Vocabulary: Talkaoke

We really enjoyed the blog that Phil Wade posted about Talkaoke on his English school’s blog

Talkaoke is the latest craze to sweep the nation. A modern twist on Karaoke but without the singing, it’s gaining fame in the trendy areas of London and abroad.

It’s based on one simple rule which is that the participants or ‘Talkaokeyists’ make the agenda. Talkaoke is a modern form of open debate where practically no topic is off bounds. Participants debate whatevertakes their interest with people they know or have never met before. Things can get quite heated, especially when people disagree with each other but this just adds to the fun and appeal.

Talkaoke is all about drawing participants in and creating a platform where people feel inspired to talk about what’s important to them and then comment on what others have to say. Pauline Wu, a local student, says that “it’s like a night at the pub but without the beer and is a great way to make new friends. It’s also a great way for student sof English to practise their vocabulary”. Whereas, Philippe Gomez finds it addictive because “it’s the only place I know where I can really talk about important issues in a serious but enjoyable way”.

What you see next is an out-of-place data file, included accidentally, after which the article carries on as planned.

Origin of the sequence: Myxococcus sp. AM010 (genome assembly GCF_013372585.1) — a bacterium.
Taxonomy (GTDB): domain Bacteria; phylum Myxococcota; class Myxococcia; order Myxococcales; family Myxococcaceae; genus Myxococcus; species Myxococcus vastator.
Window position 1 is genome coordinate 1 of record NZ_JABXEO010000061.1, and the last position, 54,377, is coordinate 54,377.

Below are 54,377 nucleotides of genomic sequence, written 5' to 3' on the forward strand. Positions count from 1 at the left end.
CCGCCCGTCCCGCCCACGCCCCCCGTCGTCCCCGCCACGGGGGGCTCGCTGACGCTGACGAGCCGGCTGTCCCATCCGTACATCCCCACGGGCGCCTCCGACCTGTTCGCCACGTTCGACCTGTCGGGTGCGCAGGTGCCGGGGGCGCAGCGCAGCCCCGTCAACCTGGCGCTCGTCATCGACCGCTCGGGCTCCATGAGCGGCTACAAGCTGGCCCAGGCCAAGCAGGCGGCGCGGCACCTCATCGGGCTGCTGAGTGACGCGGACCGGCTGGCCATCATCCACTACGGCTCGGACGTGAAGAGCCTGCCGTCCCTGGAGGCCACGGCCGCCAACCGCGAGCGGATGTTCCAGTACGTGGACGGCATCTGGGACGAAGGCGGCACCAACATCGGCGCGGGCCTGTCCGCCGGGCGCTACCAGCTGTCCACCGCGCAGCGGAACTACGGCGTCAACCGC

For an onlooker it could appear a little bizarre as the debaters sit around a large doughnut-shaped pink table nicknamed the “flying saucer of chat”. In the centre is the host who manages discussions. Thanks to his/her microphone, some large speakers and a video projector, the audience can watch and listen to the whole event. A recent upgrade has introduced a ‘heckle’ system where images are projected onto the screen which represent the exact words from the discussion.

Invented by a London art student called Mikey Weinkove in 1997, Talkaoke has been gaining followers in the UK and abroad ever since. Recent saucers have been spotted in the National Theatre and the London Science Museum and bookings have been made for Brazil, Italy and even Saudi Arabia.

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